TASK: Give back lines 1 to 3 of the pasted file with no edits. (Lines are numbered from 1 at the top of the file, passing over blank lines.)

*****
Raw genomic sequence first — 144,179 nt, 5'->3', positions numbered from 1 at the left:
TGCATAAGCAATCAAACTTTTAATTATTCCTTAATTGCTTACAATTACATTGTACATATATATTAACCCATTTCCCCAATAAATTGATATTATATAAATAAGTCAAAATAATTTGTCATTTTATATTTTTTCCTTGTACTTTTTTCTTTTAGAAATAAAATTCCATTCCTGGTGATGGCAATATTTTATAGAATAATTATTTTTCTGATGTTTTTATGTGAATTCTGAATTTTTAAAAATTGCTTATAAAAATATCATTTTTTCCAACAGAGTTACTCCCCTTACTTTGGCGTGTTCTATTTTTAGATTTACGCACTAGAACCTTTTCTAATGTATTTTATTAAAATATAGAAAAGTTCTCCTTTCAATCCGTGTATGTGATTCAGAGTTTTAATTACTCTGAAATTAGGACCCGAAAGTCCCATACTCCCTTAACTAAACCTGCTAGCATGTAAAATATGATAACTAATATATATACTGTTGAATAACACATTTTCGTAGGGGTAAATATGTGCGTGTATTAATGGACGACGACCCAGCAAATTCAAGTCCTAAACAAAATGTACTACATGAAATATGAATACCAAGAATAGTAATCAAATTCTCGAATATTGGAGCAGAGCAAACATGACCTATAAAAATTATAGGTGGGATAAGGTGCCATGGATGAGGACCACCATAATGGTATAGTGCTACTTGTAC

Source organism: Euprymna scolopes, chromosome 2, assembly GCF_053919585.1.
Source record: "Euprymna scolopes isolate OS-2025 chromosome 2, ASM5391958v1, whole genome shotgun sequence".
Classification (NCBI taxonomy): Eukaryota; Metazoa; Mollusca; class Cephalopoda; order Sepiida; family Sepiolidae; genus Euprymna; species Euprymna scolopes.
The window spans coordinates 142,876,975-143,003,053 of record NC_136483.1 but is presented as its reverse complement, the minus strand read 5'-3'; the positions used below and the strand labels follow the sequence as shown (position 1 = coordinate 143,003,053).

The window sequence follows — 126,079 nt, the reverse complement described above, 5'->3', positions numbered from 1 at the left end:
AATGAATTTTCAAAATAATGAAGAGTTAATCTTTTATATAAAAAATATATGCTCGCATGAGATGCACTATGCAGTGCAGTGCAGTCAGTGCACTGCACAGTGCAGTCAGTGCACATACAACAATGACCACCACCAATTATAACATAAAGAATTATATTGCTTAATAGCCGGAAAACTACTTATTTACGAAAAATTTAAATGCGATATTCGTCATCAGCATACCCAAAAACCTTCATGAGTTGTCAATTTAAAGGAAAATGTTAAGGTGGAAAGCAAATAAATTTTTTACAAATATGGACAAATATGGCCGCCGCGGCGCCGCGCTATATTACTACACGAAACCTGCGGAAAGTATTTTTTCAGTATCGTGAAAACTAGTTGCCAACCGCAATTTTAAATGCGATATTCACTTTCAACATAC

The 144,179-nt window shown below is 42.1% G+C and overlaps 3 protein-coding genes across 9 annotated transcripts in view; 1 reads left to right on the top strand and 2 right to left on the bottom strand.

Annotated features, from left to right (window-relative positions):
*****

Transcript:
Raw genomic sequence first — 144,179 nt, 5'->3', positions numbered from 1 at the left:
TGCATAAGCAATCAAACTTTTAATTATTCCTTAATTGCTTACAATTACATTGTACATATATATTAACCCATTTCCCCAATAAATTGATATTATATAAATAAGTCAAAATAATTTGTCATTTTATATTTTTTCCTTGTACTTTTTTCTTTTAGAAATAAAATTCCATTCCTGGTGATGGCAATATTTTATAGAATAATTATTTTTCTGATGTTTTTATGTGAATTCTGAATTTTTAAAAATTGCTTATAAAAATATCATTTTTTCCAACAGAGTTACTCCCCTTACTTTGGCGTGTTCTATTTTTAGATTTACGCACTAGAACCTTTTCTAATGTATTTTATTAAAATATAGAAAAGTTCTCCTTTCAATCCGTGTATGTGATTCAGAGTTTTAATTACTCTGAAATTAGGACCCGAAAGTCCCATACTCCCTTAACTAAACCTGCTAGCATGTAAAATATGATAACTAATATATATACTGTTGAATAACACATTTTCGTAGGGGTAAATATGTGCGTGTATTAATGGACGACGACCCAGCAAATTCAAGTCCTAAACAAAATGTACTACATGAAATATGAATACCAAGAATAGTAATCAAATTCTCGAATATTGGAGCAGAGCAAACATGACCTATAAAAATTATAGGTGGGATAAGGTGCCATGGATGAGGACCACCATAATGGTATAGTGCTACTTGTAC

Source organism: Euprymna scolopes, chromosome 2, assembly GCF_053919585.1.